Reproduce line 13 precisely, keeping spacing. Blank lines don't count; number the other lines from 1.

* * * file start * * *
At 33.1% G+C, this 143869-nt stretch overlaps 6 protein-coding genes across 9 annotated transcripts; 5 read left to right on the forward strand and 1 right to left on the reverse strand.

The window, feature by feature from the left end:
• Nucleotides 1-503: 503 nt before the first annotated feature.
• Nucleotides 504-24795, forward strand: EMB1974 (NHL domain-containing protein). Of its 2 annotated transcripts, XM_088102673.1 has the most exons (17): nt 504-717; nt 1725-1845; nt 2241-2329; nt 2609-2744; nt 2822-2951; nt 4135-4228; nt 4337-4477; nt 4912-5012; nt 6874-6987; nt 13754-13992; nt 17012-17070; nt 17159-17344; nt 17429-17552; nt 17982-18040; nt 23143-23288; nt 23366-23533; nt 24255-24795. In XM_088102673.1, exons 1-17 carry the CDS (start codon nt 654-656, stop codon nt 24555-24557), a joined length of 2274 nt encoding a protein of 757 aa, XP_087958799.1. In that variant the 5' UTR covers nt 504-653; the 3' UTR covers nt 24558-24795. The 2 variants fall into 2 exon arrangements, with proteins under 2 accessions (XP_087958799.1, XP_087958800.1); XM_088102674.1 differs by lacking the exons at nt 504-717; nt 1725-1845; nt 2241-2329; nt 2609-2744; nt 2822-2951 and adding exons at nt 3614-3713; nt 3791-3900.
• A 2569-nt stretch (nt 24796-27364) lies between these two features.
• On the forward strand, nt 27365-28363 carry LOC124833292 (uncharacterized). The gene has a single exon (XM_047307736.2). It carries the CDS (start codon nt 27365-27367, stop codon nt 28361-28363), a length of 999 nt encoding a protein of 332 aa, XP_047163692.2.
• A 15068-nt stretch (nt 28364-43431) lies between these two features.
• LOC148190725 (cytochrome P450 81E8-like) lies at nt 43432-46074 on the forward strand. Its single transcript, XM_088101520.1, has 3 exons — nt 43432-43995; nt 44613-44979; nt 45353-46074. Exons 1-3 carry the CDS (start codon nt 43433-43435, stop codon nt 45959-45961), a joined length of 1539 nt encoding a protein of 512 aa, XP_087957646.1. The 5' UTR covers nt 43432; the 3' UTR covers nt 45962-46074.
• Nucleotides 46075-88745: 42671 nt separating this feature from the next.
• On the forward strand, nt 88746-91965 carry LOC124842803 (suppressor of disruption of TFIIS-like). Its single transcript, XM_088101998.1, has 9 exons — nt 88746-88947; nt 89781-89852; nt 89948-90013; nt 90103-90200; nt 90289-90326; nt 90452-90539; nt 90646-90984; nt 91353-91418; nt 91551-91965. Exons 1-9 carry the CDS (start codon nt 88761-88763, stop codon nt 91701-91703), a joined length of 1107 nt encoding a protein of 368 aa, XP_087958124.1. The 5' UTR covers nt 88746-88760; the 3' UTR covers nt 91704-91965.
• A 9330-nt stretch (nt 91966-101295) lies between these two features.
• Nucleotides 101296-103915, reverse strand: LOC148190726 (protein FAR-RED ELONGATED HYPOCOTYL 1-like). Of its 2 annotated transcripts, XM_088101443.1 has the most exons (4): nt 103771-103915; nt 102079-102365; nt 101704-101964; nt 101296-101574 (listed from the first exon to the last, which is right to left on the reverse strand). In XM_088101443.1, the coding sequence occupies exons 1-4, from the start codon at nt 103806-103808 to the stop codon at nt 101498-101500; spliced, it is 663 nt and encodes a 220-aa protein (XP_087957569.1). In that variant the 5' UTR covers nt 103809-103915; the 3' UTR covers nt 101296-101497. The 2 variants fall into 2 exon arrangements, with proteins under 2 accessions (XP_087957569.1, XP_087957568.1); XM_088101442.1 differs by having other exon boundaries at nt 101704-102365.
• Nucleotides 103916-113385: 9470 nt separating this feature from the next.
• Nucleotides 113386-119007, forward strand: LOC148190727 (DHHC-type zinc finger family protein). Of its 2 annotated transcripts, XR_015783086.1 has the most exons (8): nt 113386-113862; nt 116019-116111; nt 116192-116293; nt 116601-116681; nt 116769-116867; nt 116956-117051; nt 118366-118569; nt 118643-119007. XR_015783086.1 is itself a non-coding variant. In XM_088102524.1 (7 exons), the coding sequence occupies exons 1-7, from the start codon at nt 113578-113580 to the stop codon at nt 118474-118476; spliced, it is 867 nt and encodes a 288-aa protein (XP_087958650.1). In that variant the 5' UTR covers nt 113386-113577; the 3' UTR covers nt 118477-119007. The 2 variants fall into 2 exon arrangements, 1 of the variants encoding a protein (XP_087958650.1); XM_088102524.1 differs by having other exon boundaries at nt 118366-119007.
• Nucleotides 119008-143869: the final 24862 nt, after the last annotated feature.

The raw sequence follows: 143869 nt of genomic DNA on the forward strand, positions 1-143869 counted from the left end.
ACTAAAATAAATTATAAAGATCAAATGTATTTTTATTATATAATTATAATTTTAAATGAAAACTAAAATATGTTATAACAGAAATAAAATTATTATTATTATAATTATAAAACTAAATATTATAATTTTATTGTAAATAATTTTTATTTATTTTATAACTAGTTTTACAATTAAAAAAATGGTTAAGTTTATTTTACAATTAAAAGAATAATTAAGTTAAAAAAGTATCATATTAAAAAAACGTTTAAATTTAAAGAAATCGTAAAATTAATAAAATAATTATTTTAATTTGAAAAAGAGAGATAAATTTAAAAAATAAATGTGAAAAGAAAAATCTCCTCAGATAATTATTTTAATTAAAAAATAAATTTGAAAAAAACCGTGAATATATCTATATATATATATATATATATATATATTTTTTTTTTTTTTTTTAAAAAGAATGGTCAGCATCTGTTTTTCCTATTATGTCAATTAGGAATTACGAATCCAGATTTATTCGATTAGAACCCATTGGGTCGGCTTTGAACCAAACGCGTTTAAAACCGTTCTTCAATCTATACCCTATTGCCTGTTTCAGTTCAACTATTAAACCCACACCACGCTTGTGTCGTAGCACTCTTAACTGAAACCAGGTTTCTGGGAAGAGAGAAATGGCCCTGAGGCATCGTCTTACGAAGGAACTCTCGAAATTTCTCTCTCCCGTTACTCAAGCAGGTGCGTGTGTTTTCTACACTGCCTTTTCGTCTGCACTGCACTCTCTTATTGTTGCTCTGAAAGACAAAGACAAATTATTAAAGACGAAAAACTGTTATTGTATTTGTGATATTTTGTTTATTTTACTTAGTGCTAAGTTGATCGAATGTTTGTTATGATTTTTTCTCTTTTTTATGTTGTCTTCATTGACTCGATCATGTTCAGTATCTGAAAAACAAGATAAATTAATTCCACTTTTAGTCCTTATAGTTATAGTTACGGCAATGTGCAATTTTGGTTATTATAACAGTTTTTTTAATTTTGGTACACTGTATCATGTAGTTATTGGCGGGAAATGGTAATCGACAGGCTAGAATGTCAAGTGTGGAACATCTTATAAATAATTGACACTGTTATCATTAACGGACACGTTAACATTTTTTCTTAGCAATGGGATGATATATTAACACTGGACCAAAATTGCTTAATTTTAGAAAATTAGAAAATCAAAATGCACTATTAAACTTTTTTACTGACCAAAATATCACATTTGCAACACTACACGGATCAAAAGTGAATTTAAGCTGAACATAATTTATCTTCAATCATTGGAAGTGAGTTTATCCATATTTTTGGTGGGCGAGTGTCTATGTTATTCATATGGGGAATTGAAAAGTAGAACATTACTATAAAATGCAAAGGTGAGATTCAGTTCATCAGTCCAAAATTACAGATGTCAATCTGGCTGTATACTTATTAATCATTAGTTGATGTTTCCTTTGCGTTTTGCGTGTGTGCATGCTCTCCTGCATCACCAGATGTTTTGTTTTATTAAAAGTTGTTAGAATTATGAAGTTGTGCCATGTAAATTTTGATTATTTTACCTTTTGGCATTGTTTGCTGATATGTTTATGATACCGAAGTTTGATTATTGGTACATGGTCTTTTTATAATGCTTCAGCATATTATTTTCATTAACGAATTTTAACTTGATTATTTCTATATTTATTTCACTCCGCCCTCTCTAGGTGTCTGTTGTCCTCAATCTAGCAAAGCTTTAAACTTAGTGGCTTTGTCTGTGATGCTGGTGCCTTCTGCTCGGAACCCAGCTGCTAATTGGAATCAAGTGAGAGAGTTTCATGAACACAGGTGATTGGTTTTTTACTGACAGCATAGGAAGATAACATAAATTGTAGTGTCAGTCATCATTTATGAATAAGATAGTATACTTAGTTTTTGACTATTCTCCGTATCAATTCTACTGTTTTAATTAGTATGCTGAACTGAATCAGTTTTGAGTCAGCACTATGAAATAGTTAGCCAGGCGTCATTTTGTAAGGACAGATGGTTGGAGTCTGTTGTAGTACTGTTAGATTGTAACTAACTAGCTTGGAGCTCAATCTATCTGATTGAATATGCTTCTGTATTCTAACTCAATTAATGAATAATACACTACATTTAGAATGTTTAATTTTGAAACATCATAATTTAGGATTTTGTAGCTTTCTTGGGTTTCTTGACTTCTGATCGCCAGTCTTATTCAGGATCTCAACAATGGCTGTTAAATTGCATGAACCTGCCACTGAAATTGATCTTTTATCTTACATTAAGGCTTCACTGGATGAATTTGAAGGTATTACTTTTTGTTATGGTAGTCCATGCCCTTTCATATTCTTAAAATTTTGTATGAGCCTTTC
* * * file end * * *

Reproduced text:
• Nucleotides 103916-113385: 9470 nt separating this feature from the next.